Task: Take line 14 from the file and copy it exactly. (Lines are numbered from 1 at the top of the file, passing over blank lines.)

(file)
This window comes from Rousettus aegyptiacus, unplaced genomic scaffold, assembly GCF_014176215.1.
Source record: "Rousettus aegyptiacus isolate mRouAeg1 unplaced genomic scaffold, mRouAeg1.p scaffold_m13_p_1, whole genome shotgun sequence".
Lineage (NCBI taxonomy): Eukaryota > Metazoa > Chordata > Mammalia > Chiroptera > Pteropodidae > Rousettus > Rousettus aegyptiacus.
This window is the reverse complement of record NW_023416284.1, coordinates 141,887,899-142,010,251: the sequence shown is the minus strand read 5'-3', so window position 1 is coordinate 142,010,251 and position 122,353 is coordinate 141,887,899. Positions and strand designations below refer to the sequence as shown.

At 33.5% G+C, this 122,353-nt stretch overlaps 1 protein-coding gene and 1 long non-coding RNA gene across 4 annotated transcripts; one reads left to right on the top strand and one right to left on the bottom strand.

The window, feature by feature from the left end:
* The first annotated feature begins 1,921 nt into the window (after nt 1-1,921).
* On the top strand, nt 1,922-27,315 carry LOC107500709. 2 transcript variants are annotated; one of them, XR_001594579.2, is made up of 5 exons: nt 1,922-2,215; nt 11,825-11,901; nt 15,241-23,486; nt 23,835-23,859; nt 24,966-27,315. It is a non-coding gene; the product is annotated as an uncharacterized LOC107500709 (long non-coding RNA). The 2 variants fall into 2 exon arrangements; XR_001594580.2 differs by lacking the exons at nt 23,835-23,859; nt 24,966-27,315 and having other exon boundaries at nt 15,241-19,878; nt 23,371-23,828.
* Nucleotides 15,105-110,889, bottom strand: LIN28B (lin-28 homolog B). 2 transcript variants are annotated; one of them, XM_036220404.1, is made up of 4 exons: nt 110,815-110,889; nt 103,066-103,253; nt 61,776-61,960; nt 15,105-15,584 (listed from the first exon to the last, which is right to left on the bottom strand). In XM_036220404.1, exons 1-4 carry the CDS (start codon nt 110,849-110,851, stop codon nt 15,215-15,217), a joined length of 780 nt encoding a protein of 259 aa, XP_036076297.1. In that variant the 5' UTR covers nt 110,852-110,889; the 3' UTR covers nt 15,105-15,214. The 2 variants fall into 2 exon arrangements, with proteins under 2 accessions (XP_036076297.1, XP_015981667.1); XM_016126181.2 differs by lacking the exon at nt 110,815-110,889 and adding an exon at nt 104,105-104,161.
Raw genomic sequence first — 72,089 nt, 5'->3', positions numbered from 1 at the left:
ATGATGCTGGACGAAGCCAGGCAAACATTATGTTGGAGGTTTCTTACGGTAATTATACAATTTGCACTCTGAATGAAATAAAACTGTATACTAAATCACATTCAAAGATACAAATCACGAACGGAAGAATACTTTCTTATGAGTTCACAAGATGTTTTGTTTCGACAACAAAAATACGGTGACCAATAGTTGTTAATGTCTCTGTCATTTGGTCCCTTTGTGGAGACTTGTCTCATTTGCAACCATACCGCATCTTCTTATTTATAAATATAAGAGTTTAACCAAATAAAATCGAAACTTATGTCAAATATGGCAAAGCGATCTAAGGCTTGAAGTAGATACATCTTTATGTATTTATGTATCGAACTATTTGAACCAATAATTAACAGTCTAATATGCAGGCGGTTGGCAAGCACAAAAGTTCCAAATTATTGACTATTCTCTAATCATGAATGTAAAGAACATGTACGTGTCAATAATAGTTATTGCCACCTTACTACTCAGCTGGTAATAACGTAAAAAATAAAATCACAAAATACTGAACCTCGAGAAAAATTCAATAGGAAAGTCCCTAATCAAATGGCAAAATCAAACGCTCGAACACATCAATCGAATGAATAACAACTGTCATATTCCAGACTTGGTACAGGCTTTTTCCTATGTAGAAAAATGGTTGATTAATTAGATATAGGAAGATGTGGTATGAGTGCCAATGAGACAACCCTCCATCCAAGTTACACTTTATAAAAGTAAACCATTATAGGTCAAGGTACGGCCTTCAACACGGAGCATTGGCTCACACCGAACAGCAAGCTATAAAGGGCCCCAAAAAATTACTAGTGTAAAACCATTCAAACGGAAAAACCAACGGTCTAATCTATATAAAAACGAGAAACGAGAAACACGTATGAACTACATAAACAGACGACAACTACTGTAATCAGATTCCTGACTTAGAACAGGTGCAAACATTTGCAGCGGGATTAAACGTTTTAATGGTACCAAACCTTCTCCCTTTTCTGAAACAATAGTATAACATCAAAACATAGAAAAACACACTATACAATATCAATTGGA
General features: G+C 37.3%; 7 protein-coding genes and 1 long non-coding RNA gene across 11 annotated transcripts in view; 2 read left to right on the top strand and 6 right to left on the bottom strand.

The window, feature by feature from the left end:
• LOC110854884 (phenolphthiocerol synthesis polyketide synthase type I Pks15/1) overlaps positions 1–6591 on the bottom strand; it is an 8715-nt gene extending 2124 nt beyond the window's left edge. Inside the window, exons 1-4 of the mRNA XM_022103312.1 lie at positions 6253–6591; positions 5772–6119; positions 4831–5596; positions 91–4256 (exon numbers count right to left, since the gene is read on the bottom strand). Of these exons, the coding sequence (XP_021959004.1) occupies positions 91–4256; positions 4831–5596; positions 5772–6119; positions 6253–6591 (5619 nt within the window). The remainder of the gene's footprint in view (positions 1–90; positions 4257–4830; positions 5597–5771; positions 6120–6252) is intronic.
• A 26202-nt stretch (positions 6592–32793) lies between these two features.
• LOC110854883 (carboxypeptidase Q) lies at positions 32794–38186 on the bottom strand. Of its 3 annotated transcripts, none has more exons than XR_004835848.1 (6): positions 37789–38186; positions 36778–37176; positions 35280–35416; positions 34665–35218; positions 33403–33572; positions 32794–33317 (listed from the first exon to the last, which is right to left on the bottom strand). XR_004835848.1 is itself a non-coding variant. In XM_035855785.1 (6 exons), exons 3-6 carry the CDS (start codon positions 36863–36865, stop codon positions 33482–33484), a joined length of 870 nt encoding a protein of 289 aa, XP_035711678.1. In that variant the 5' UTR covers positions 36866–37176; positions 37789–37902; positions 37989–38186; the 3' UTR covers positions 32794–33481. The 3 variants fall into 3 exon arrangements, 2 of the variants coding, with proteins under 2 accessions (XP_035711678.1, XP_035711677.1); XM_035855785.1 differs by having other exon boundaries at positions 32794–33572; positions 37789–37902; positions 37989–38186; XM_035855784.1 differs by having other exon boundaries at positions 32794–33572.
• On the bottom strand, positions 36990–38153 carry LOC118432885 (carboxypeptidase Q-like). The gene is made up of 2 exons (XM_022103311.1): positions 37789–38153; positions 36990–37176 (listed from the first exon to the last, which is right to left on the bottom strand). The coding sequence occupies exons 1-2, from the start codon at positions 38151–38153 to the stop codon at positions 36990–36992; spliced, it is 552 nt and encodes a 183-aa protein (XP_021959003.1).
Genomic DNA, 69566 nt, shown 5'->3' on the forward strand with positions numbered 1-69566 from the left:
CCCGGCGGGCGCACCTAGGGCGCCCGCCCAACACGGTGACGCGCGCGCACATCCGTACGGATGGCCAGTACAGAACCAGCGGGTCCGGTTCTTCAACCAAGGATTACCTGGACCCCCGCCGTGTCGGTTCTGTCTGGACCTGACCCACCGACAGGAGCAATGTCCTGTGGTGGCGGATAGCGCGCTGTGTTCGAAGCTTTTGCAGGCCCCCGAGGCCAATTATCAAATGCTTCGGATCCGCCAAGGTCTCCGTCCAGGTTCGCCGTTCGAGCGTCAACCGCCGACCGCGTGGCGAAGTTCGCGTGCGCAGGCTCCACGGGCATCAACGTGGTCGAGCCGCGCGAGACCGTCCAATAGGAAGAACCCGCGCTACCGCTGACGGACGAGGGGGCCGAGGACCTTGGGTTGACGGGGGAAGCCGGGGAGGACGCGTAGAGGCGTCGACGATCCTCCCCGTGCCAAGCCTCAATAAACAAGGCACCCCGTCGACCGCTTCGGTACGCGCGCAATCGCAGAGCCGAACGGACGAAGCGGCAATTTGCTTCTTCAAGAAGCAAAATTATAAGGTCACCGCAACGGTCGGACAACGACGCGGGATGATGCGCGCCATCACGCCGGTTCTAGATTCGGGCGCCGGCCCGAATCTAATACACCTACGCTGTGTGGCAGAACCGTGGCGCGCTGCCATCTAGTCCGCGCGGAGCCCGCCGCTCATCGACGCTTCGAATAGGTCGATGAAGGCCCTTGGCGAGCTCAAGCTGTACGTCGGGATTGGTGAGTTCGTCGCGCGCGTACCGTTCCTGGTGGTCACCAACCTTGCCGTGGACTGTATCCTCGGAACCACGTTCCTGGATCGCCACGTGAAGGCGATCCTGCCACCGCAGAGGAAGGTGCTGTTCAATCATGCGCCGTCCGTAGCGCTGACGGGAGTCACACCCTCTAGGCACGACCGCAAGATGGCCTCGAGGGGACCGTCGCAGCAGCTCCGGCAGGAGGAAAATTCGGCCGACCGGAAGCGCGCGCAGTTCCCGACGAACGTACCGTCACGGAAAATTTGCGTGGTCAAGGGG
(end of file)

• LOC110854884 (phenolphthiocerol synthesis polyketide synthase type I Pks15/1) overlaps positions 1–6591 on the bottom strand; it is an 8715-nt gene extending 2124 nt beyond the window's left edge. Inside the window, exons 1-4 of the mRNA XM_022103312.1 lie at positions 6253–6591; positions 5772–6119; positions 4831–5596; positions 91–4256 (exon numbers count right to left, since the gene is read on the bottom strand). Of these exons, the coding sequence (XP_021959004.1) occupies positions 91–4256; positions 4831–5596; positions 5772–6119; positions 6253–6591 (5619 nt within the window). The remainder of the gene's footprint in view (positions 1–90; positions 4257–4830; positions 5597–5771; positions 6120–6252) is intronic.